I can't remember whether I was sixteen or seventeen when I spent the summer with relatives, but I do remember asking why the beaches were so empty in August. I couldn't understand why a whole month of summer was squandered. I was sure if I lived near a beach I would be wading in the ocean every day. That was what I was doing when I got stung on my wrist. If you've never experienced a jellyfish sting, imagine getting slapped on the wrist with a live electrical wire. I could feel the pain slowly travel up my arm, across my shoulders and down the other. Then I felt achy everywhere. Ever since that experience, I've had a sensitivity to jellyfish stings. Even the mildest stings cause me to break out in a rash.
It's difficult to believe a creature that looks like a cross between a mushroom and Jell-O gelatin could cause so much harm. Viewing them from the safety of the aquarium, they are one of my favorite sea creatures. Like colorful miniature bumbershoots constantly opening and closing, they propel themselves lazily through the water, gathering food. They seem so peaceful as they float along. With no front, no back, no brain, a mouth that doubles as an anus, are they really animals? Eighteenth-century scientists argued whether they belonged in the plant or animal kingdom. They ended up somewhere in-between, classified as cnidarians. Cnidaria comes from the Greek term cnidos, which means "stinging nettle." I'm guessing the scientists had a good reason for picking that name over the Greek word for "umbrella."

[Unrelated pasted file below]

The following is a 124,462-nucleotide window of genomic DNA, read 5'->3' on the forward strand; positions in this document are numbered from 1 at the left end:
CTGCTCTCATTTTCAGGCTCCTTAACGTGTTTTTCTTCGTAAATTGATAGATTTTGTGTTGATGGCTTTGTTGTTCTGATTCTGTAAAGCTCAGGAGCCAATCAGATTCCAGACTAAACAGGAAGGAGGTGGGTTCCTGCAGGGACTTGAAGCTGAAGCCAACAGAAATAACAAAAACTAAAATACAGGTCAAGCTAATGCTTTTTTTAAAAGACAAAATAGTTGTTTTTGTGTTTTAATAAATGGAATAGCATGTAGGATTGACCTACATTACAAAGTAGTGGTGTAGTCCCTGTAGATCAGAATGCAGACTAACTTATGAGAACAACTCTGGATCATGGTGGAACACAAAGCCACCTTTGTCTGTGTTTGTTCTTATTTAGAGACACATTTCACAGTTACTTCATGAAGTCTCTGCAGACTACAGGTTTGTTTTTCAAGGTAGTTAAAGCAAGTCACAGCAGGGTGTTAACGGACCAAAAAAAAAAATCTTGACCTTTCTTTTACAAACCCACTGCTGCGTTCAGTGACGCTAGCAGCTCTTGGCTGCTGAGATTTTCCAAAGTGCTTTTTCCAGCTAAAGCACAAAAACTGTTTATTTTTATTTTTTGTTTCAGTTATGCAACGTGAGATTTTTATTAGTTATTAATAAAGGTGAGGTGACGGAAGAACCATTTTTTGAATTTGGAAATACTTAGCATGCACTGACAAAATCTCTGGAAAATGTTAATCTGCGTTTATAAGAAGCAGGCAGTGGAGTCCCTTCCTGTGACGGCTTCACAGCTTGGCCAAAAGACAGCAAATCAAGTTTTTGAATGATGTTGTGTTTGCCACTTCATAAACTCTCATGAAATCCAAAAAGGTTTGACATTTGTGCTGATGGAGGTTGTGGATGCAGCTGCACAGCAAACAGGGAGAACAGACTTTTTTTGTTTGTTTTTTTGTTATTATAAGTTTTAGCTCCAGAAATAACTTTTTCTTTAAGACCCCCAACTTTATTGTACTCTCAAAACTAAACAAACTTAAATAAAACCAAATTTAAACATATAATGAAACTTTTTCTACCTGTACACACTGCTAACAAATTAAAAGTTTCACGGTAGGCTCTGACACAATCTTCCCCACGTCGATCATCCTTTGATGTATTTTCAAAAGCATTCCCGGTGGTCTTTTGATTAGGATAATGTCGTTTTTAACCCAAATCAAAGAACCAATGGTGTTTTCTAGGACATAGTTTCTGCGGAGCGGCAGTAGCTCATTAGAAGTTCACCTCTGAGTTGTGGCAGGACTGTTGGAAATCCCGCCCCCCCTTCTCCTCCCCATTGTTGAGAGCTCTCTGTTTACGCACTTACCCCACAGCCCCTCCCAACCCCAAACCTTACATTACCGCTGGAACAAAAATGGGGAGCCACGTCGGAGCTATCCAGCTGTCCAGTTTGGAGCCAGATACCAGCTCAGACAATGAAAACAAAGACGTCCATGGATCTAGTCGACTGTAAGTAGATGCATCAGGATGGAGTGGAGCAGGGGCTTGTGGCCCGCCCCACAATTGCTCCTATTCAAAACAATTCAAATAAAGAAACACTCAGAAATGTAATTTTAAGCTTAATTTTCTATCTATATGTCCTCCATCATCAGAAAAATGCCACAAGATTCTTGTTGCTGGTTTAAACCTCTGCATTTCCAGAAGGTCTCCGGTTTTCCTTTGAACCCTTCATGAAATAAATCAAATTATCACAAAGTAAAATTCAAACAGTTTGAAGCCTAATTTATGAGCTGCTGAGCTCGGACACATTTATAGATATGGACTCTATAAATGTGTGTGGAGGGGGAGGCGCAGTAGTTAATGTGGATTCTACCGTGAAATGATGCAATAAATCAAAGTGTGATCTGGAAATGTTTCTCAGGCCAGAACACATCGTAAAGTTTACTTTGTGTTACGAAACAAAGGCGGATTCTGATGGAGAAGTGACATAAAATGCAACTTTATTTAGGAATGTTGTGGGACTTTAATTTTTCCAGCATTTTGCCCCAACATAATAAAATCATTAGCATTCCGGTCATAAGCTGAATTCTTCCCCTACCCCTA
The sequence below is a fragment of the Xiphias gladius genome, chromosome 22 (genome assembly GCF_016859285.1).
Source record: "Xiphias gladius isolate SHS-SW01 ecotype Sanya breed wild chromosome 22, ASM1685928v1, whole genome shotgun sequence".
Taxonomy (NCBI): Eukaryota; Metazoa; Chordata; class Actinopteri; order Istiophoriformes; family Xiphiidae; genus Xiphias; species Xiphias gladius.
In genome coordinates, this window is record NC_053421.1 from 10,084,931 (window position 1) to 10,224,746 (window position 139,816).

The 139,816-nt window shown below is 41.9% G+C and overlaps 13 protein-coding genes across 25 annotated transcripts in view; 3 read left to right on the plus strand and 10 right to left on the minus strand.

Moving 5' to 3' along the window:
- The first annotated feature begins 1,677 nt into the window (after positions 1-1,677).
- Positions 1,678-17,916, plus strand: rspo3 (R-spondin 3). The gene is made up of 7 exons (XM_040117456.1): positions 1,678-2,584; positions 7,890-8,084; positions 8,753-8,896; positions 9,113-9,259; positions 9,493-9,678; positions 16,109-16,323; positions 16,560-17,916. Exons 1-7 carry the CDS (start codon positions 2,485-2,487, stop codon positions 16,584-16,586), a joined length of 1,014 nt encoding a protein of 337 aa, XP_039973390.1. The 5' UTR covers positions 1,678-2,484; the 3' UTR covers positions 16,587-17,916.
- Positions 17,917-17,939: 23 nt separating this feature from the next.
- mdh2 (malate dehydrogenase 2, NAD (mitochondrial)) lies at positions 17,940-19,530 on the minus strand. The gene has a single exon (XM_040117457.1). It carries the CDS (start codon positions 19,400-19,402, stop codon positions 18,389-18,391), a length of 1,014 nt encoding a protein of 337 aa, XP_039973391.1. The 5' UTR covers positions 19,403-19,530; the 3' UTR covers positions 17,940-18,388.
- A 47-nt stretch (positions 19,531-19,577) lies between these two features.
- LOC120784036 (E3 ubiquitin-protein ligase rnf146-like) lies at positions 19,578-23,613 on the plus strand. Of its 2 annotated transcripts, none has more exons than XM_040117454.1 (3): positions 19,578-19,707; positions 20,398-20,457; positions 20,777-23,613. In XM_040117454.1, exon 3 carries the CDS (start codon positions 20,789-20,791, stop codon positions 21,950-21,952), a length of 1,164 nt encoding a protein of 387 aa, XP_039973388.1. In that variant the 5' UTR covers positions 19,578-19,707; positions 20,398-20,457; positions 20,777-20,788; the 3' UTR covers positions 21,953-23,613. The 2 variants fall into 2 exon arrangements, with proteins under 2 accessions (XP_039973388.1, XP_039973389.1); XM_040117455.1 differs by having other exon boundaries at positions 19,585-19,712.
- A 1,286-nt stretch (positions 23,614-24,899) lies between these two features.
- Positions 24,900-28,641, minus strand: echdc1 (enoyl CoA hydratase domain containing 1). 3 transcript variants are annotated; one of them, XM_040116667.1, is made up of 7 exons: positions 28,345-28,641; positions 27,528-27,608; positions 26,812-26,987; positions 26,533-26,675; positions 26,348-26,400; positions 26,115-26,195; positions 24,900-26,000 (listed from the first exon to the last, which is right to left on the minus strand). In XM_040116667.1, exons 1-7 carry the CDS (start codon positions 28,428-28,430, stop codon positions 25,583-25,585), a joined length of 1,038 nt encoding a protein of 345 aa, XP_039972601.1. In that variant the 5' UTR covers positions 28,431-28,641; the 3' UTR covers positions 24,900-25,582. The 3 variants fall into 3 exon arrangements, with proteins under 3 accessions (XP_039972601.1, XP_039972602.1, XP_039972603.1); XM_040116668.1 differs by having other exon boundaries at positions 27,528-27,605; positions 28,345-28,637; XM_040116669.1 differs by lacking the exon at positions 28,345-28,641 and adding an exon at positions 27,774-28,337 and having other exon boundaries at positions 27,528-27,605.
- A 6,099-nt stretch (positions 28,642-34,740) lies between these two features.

Plant or animal, it's hard not to appreciate the jellyfish. I know they left their mark on me.
And so another life lesson from watching animals: